Previous editions

The inaugural Strade Bianche, 2015, was 103km with 17km of gravel. The longest gravel sector split the bunch to pieces and only 14 riders were left in contention by the mid point of the race. The selective nature of the course and continual attacks reduced this to 5 riders. Boels Dolmans had the numbers and, with just over 20km to go, Deignan attacked. When she was brought back, her teammate, Megan Guarnier counter attacked, staying away to take a solo win. Deignan made it a 1-2 for the team, beating Elisa Longo Borghini in the sprint.

In 2016 the race increased to 121km with 22km of gravel. The 5.7km Merlo climb, at around 30km, split the peloton but a much larger group of 35 riders remained. Despite some individuals and small groups escaping, these riders were back together by the time they hit the final gravel road sector. Kasia Niewieadoma attacked and  Deignan and Emma Johansson went with her. These three stayed away and Deignan left her companions behind on the steep climb into the Piazza del Campo.

Who to watch in 2017

Marianne Vos and Kasia Niewiadoma, WM3 Energie

Vos named Strade Bianche as one of the races she was most looking forward to and, with her cyclo-cross background and abilities on steep climbs, she is my top pick for 2017. Teammate Niewiadoma was second last year and could also be in contention for a podium place. I can see these two working together in much the same way as Guarnier and Deignan in 2015. Watch for the attacks and counter attacks with this pair.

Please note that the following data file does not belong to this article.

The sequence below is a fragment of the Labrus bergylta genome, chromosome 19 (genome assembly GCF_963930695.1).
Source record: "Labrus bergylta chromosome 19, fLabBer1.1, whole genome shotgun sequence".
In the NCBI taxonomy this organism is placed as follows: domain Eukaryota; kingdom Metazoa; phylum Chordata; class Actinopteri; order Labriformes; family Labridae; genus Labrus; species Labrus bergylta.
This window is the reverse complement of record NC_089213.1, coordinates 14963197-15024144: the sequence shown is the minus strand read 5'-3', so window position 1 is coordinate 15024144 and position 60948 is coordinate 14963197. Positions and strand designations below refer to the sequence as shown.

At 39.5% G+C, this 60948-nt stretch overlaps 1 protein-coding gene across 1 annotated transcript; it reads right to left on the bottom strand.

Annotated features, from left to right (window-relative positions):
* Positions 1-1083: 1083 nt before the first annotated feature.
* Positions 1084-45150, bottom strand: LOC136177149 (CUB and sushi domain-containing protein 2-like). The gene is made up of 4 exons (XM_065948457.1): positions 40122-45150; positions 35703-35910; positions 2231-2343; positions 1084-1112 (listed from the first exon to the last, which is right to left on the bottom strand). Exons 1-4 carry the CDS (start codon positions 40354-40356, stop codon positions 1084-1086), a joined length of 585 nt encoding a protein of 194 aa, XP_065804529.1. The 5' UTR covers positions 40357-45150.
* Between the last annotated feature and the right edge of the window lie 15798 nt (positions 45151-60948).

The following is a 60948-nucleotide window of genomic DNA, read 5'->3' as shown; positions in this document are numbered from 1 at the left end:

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Lizzie Deignan, Megan Guarnier and Anna van der Breggen, Boels Dolmans

If the two former winners, Deignan and Guarnier, weren’t enough to contend with on one team Boels Dolmans added Olympic and European Champion, van der Breggen, to their firepower this year. Any of these three could win the race and I expect at least one or more to be in the final select group. Only Guarnier has raced so far this season (finishing 21st in Omloop Het Nieuwsblad and a DNF at Omloop van het Hageland), so Deignan and van der Breggan’s form is, as yet, unknown.

Elisa Longo Borghini, Wiggle High5

Longo Borghini finished third in Strade Bianche in 2015. As an Italian, this is a very important race for her. She has demonstrated she is in great form for the Classics finishing fifth in Nieuwsbland (having been in a break with Ellen van Dijk for a good proportion of the race) and only being caught in the final kilometers of Hageland last weekend. I think there is a good chance we will see her on the podium this year.

Lucinda Brand and Coryn Rivera, Team Sunweb

Brand is flying after her first cyclo-cross season (she finished fourth at the World Championships) and she won the first European road race, Nieuswsblad, last weekend. An excellent bike handler and strong on the short, steep climbs I expect her to be in the mix this year. Like Brand, Rivera can handle a bike and she is my ‘outside’ pick.  Brand and Rivera will have a strong team behind them, particularly with the support of Ellen van Dijk, who is likely to play a critical role in shaping the race.

Annemiek van Vleuten and Amanda Spratt, Orica – Scott

Both van Vleuten and Spratt started their season early and successfully in Australia with van Vleuten winning the Cadel Evans Great Ocean Road Race and Spratt the Santos Women’s Tour. They both rode aggressively in Nieuwsblad finishing 3rd and 6th respectively. I’m expecting a strong showing from both of them and a good chance of a podium place for van Vleuten.

With the high chance of crashing or puncturing in Strade Bianche any potential winner does, however, also need a lot of luck on her side. One thing for certain is that we will have a great opening race for the Women’s World Tour of 2017.